“They’re shooting us down, one by one,” Nina Simone told the thoroughly middle class crowd matter-of-factly at Long Island’s Westbury Music Fair, three days after Martin Luther King was assassinated in 1968. She and her band had just debuted “Why? (The King of Love Is Dead),” a worthy tribute to Simone’s great friend, written by her bass player Gene Taylor before MLK was even buried. Taylor’s response was in line with Simone’s radical and reactionary nature at the time, as captured in full swing that night on the live album ‘Nuff Said.
Simone wrote one of her most indelible anthems,”Mississippi Goddam,” after four black girls were killed in a 1963 Birmingham church bombing. It would be among her setlist two years later when she played in Selma, following the second attempt to march to Montgomery. Shortly thereafter, she’d find herself neighbors with Malcolm X’s widow Betty Shabazz in Mount Vernon, N.Y. — an addition to a social circle that had included “young, gifted and black” writers like Lorraine Hansberry and Langston Hughes.
In this regard, Nina Simone’s existence served as testimony for her music. Rarely was it an easy route to take — a truth that sits at the heart of What Happened, Miss Simone?, which premieres on Netflix this Friday and in select theaters today.
Through an impressive collection of archival performance clips and interview audio, director Liz Garbus crafts a moving and substantial documentary that shows how Simone lived her truth to painful extents, through domestic abuse from husband/manager Andy Stroud, rejection of fame via self-imposed isolation in Liberia, and eventual treatment for bipolar disorder following immense fits of rage. The ending, however, is redemptive. Simone’s life did not end in tragedy, as she threatened in her diaries during the height of her career. Her one-of-a-kind voice remains as vital as ever.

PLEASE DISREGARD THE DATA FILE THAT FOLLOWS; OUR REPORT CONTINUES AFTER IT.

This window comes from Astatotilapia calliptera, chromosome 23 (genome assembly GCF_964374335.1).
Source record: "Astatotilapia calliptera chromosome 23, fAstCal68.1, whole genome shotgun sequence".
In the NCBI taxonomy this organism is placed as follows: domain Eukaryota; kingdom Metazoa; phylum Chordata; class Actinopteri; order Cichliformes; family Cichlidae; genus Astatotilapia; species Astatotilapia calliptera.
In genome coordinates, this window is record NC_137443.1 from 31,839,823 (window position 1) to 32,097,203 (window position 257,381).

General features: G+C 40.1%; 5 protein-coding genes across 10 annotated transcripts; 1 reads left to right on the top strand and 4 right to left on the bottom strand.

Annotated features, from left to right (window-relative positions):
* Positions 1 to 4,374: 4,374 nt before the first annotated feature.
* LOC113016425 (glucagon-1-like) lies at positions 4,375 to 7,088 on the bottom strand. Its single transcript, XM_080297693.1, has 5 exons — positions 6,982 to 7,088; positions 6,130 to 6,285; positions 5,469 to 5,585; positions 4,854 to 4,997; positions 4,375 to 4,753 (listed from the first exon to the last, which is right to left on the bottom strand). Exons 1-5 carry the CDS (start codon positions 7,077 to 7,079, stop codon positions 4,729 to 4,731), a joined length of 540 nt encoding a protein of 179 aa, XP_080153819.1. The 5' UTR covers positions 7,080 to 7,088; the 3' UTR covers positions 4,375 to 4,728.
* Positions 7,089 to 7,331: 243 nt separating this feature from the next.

In watching the film, one cannot help but feel like there were real stakes involved with Simone’s political views. “Participation in activism in the ’60s rendered chaos in any individual’s lives,” Ambassador Attallah Shabazz, Malcolm X’s eldest daughter, says of Simone in the doc. “People sacrificed sanity, well-being, life. Nina Simone was a free spirit in an era that didn’t really appreciate a woman’s genius.”
Towards the end of What Happened, Miss Simone? sits an interview conducted with Nina in the 1980s in which she states that she doesn’t regret being part of the Civil Rights Movement, which she claims is nonexistent at the time. However, “some of the songs I sang have hurt my career. All the controversial songs, the industry decided to punish me for and they put a boycott on my records. It’s hard for me to incorporate those songs anymore because they are not relevant to the times.”
Scenes like these are the hardest to watch, but without them there would have been no need to make What Happened, Miss Simone?. With the race divide our country is facing right now, it’s become even more clear that Simone’s songs remains relevant to the times.
Kendrick Lamar, Killer Mike, Lauryn Hill, Common and John Legend, J. Cole, and just this week in light of the Charleston shootings, Kanye West have served as musical voices in the chapter of the Civil Rights story that’s playing out, violently, right now. Their efforts are not to be diminished, but there’s nothing to rival the sense of activism that permeated Simone’s work and life. As her daughter Lisa notes in the film, political tragedy sustained Simone — a quality that defines ‘Nuff Said, where her rage and sadness over MLK translates into one of her most dynamic live performances ever recorded. And this being Nina Simone, that’s no easy feat.
We need more radical black art to emerge right now — overtly political music that forces the white mainstream to see the world through someone else’s eyes, risk of audience alienation be damned. Lamar’s To Pimp A Butterfly or Cole’s “Be Free” feel like just the beginning in comparison to the sacrifices Simone made, as evidenced with great detail in What Happened, Miss Simone?.